UCLA freshmen’s defense could boost Bruins vs. Gonzaga
A week before the season, Mick Cronin considered giving up nearly 90 points in a scrimmage against San Diego State and chuckled when a reporter inquired about his defense.
The reporter ignored the cue and then asked if this might be one of the best defensive teams the coach had put together at UCLA.
“Uh, no,” Cronin said. “Too many freshmen.”
As it turned out, he would take a few more.
Freshmen Adem Bona, Amari Bailey, Dylan Andrews and Will McClendon strengthened a veteran core by forming Cronin’s craziest defense in four seasons at the school. The Bruins rank #2 nationally in adjusted defensive efficiency, up from 16th last season and 46th the season before when they reached the Final Four, according to basketball analyst Ken Pomeroy’s metrics.
UCLA’s defense has made it a fashionable choice to return to college basketball’s biggest stage, even with a few massive roadblocks in the way. The second-placed Bruins (31-5) are two-point favorites over third-placed Gonzaga (30-5) in a semifinal match of an NCAA tournament in the West Region at the T-Mobile Arena Thursday, largely because they only have 60, Dropping 2 points per game – sixth-best nationally – and keeping opponents to fewer than 70 points in 31 of 36 games.
The newcomers have played a big part in keeping their team stingy despite the loss of top defender Jaylen Clark. The Bruins briefly held first place defensively last week before falling down a place after a 68-63 win over Northwestern in the second round.
“There’s a whole bunch of other guys on this team who are capable of doing exactly the same thing,” Clark said Wednesday in his first comments to reporters since suffering a season-ending leg injury earlier this month. “and you saw Amari climb in a mighty path.”
Bailey has taken on the responsibility of guarding an opponent’s best winger. Bona evolved into a shot-blocking squad who was Pac-12 Rookie of the Year and a member of the Conference All-Defensive Team. Andrews could be the Bruins’ best defender on the ball. And McClendon added ruthlessness from the bench.
A related development: all four players are among the most athletic on the team.
“The better an athlete you are, the better chance you have of eradicating a mistake,” Cronin said. “So there are times when a guy is open, but Amari Bailey is such a great athlete that he deflects the pass or Adem Bona changes the shot. … Their athleticism sometimes replaces their inexperience and their tenacity.”
Early in the season, Clark was known for his relentlessness, and senior forward Jaime Jaquez Jr. had gained widespread recognition for his vivacity, which twice earned him the Hungry Dog Award, which goes to the player who makes the most deviations in a season .
But what about Bona and Bailey, two newcomers moving into the starting line-up, and Andrews and McClendon who would take vital minutes off the bench? How many mistakes would they make before mastering a detail-oriented defense?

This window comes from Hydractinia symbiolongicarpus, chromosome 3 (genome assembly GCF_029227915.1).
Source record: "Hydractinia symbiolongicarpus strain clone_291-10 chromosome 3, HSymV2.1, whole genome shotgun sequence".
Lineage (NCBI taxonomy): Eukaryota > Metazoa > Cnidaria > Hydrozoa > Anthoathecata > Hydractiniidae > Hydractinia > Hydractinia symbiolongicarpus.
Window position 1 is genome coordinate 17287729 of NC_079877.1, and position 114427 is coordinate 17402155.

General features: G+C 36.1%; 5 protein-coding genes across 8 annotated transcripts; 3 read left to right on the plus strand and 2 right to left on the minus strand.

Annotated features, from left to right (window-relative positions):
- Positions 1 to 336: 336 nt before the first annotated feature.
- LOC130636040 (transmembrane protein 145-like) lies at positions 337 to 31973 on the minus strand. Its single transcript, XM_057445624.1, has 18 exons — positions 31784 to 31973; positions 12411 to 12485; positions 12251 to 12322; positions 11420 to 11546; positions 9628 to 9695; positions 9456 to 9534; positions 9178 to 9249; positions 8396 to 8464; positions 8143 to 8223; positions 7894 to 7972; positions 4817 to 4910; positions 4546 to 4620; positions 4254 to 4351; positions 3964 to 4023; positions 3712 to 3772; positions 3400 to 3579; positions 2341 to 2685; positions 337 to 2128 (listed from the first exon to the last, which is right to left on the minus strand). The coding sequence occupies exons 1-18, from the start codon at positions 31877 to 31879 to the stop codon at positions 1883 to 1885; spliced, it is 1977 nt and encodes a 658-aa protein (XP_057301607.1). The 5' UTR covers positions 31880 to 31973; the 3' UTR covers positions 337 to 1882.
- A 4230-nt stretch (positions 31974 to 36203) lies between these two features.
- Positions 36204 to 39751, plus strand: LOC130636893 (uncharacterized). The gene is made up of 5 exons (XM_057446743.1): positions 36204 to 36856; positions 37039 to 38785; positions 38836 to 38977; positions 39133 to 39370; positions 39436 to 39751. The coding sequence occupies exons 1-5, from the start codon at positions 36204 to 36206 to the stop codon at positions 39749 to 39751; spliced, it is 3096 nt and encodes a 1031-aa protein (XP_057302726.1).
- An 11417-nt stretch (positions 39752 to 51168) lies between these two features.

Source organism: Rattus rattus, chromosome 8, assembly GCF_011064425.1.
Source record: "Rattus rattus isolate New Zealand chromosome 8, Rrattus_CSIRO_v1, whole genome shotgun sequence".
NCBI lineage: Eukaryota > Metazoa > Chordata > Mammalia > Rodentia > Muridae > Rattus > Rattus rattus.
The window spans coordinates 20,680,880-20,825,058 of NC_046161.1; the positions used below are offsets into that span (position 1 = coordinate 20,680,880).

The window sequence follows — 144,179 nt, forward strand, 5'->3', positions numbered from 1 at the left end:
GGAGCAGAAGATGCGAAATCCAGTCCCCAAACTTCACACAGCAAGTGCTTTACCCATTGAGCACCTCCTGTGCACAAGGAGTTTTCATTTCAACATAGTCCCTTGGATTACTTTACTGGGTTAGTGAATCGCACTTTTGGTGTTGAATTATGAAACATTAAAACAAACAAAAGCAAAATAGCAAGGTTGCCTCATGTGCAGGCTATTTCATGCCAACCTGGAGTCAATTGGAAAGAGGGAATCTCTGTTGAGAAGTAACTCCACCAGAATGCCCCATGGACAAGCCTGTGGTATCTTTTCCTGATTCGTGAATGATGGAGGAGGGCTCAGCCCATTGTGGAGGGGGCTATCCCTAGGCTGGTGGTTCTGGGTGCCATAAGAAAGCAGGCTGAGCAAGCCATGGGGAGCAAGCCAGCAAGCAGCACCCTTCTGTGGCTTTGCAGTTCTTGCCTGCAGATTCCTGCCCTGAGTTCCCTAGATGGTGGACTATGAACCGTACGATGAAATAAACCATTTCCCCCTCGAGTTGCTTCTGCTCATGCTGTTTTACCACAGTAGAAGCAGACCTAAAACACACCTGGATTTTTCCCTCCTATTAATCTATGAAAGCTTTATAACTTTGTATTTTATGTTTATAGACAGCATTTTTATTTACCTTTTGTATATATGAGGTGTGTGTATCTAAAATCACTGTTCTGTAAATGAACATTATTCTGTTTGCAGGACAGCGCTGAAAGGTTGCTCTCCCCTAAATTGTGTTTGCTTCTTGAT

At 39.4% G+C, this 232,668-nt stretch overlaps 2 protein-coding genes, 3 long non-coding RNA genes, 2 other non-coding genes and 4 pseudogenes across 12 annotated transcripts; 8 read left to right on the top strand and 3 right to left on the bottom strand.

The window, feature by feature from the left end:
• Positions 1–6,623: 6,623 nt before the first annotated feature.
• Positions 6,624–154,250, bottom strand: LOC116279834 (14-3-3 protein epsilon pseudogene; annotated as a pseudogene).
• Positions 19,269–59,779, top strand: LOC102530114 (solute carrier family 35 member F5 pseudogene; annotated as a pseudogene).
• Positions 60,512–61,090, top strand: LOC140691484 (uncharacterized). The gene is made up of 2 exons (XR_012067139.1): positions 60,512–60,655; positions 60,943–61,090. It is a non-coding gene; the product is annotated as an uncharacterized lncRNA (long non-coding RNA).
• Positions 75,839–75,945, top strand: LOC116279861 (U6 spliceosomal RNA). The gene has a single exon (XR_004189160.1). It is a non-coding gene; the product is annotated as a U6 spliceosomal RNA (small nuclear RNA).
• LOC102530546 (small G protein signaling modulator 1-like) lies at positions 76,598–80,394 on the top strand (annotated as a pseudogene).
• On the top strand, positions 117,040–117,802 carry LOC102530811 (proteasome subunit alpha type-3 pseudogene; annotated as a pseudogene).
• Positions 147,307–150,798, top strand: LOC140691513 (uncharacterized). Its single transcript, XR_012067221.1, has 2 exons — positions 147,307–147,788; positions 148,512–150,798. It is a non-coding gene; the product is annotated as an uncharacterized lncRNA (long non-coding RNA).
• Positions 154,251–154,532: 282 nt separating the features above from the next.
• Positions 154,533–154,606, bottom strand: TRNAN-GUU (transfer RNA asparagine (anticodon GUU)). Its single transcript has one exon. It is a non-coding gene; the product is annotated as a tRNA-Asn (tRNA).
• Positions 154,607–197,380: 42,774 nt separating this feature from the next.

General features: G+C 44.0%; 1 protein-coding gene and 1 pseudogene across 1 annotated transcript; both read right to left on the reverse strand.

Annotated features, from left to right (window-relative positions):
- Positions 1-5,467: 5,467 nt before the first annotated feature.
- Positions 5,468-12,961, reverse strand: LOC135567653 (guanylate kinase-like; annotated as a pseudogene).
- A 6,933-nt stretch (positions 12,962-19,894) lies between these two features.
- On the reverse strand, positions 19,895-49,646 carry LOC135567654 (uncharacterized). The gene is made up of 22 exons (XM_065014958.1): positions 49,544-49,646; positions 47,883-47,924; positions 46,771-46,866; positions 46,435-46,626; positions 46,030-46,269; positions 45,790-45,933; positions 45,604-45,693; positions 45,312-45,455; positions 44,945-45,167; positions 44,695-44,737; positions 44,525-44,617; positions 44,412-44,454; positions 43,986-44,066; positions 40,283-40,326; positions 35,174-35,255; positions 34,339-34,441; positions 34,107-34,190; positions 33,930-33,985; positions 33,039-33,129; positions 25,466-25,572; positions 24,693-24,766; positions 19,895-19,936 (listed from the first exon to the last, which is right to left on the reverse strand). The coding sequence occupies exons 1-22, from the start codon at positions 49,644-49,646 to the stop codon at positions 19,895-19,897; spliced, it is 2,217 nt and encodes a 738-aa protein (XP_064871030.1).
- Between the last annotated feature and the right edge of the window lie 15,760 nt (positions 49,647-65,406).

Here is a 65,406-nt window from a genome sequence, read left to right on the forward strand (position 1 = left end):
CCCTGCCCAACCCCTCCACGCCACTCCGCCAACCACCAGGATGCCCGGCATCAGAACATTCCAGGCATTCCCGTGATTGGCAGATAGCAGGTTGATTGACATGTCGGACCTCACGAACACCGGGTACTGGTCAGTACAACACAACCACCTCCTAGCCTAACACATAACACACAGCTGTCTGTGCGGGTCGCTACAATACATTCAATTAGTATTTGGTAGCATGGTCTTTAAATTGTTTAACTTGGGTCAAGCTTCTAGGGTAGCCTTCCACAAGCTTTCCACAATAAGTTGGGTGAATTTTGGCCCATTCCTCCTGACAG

Cronin reached out to his seniors ahead of the season and told them the team would win nothing unless they helped tutor the freshmen. That meant not only learning how to defend the pick and roll, but also moving on immediately after taking criticism at high volume.
“Sometimes I have to pull them aside and tell them, ‘He’s so after you because he knows you can and you know you can. Calm down and relax,” senior guard David Singleton said of his message to the newcomers. “Game after game, practice after practice, you see them following the directions I give them, so I think they’ve grown with that.”
It’s unclear if Bona will be part of the Bruins’ effort to stop Gonzaga’s Drew Timme after aggravating his sore left shoulder against Northwestern. Bona did not attend the brief portion of practice open to the media on Wednesday, playing a hacky sack with a basketball alongside Bailey and some team managers.
“I’m taking it every day and getting better every day,” Bona said. “We’ll see how I feel by matchday.”
It was difficult to get any meaningful takeaways from the open practice, as Singleton wore flip-flops and a few other players wore Crocs while making half-field shots. Clark rolled a scooter onto the pitch, his right leg propped up, before firing a shot from a courtside seat. Singleton didn’t appear to be hampered by the sprained ankle he suffered towards the end of the win over the Wildcats.
“Somehow we have to find a way to contain Drew Timme and not give up a lot of threes no matter who plays for us because we have a bunch of guys every day,” Cronin said. “If it doesn’t go our way, I’m not going to come here and say we lost because these two guys didn’t play or these three guys didn’t play. We will still play five against five. You have to be tough enough to find out if you want to win.”
Count freshmen as willing to do whatever it takes, when perhaps they shouldn’t even be considered freshmen anymore.
“When you have guys that are just ready and they’re going against veterans in practice every day, it gets a little bit easier when they get out there,” senior point guard Tyger Campbell said. “But it all has to do with effort and they also have to plug into the scouting report. Because it’s hard with young guards – they get tricked out the back door, they get beaten, there’s a lot of things you don’t expect.
“But the guys we have took this defensive job very seriously because they know that’s the only way we can win.”
https://www.latimes.com/sports/ucla/story/2023-03-22/ucla-gonzaga-basketball-sweet-16-preview-ncaa-tournament UCLA freshmen’s defense could boost Bruins vs. Gonzaga